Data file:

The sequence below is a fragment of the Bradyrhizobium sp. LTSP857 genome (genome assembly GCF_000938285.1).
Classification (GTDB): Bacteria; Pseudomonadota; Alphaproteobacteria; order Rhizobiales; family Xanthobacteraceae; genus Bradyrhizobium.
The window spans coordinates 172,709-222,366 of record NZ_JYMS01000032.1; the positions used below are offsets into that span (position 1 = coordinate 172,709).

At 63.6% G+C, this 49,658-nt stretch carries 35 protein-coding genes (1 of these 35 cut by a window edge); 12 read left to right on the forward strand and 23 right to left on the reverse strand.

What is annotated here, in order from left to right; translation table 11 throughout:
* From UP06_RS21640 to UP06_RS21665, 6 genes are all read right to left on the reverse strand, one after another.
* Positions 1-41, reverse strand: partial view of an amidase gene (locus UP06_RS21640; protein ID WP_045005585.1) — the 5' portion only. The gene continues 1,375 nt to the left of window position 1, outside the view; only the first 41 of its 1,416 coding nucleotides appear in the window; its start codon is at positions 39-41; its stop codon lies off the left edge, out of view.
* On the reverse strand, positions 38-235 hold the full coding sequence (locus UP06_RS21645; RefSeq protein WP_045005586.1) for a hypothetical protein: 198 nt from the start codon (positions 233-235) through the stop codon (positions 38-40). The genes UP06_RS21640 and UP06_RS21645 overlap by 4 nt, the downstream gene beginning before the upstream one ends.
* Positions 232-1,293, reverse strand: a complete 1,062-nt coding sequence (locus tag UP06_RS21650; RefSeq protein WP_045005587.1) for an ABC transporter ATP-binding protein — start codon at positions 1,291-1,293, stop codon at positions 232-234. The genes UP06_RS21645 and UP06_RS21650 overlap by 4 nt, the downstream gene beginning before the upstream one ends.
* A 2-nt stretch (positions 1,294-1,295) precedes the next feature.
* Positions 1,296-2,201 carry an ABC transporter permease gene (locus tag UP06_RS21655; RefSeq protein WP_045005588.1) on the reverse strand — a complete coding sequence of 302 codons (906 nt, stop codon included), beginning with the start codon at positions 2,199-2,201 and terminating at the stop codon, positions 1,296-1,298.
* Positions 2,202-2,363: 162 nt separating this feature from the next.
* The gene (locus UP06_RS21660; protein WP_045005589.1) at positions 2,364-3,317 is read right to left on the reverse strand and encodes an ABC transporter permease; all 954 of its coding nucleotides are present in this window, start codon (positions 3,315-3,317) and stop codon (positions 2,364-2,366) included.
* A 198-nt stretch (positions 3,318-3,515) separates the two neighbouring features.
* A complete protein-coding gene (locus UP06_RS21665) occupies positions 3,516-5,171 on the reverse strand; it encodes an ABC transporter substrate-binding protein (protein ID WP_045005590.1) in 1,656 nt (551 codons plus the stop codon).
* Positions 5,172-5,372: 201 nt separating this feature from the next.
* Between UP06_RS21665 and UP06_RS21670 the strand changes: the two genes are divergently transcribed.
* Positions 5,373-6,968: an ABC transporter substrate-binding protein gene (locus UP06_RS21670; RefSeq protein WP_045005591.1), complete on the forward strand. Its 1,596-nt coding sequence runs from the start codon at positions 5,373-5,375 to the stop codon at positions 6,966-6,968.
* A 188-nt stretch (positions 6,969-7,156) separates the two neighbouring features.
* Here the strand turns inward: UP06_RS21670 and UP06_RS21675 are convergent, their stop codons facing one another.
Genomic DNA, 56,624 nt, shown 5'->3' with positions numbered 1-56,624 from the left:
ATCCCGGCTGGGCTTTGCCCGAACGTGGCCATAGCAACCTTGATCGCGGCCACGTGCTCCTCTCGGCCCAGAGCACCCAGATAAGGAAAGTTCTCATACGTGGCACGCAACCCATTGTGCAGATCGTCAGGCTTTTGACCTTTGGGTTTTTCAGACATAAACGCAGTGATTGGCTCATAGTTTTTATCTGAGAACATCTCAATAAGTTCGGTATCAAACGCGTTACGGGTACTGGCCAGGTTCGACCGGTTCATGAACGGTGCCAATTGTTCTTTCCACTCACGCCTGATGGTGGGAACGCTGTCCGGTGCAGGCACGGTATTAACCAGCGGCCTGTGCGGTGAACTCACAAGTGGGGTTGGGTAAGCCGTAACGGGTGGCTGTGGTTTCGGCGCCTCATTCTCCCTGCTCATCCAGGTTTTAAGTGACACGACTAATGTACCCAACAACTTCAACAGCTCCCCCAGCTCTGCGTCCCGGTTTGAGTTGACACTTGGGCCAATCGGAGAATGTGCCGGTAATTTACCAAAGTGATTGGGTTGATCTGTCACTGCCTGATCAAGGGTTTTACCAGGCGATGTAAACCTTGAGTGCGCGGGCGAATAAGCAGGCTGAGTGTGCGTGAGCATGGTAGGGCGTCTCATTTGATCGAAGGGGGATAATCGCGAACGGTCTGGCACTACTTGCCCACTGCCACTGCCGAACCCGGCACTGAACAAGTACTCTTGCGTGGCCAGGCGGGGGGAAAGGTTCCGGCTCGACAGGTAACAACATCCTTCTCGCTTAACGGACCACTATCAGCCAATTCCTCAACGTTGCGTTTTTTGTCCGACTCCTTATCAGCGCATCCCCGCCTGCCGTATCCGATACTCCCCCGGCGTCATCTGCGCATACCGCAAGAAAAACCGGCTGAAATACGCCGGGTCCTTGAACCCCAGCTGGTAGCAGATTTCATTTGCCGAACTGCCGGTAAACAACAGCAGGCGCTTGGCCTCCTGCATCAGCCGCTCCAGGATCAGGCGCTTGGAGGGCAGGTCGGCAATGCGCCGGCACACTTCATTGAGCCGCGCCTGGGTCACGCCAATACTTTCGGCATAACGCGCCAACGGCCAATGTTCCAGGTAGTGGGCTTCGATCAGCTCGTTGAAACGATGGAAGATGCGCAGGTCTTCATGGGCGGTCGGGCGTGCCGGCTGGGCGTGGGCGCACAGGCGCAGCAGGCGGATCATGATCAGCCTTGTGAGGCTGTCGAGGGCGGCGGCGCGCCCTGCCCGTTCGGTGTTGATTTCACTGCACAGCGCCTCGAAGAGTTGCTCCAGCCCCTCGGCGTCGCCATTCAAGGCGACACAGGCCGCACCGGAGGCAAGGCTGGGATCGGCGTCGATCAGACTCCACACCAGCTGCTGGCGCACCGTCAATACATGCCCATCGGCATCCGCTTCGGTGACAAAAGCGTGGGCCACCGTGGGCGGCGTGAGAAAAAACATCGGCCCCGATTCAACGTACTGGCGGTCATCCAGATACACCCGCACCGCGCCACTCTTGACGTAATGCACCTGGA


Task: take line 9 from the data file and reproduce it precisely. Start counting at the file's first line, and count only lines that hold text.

* Positions 232-1,293, reverse strand: a complete 1,062-nt coding sequence (locus tag UP06_RS21650; RefSeq protein WP_045005587.1) for an ABC transporter ATP-binding protein — start codon at positions 1,291-1,293, stop codon at positions 232-234. The genes UP06_RS21645 and UP06_RS21650 overlap by 4 nt, the downstream gene beginning before the upstream one ends.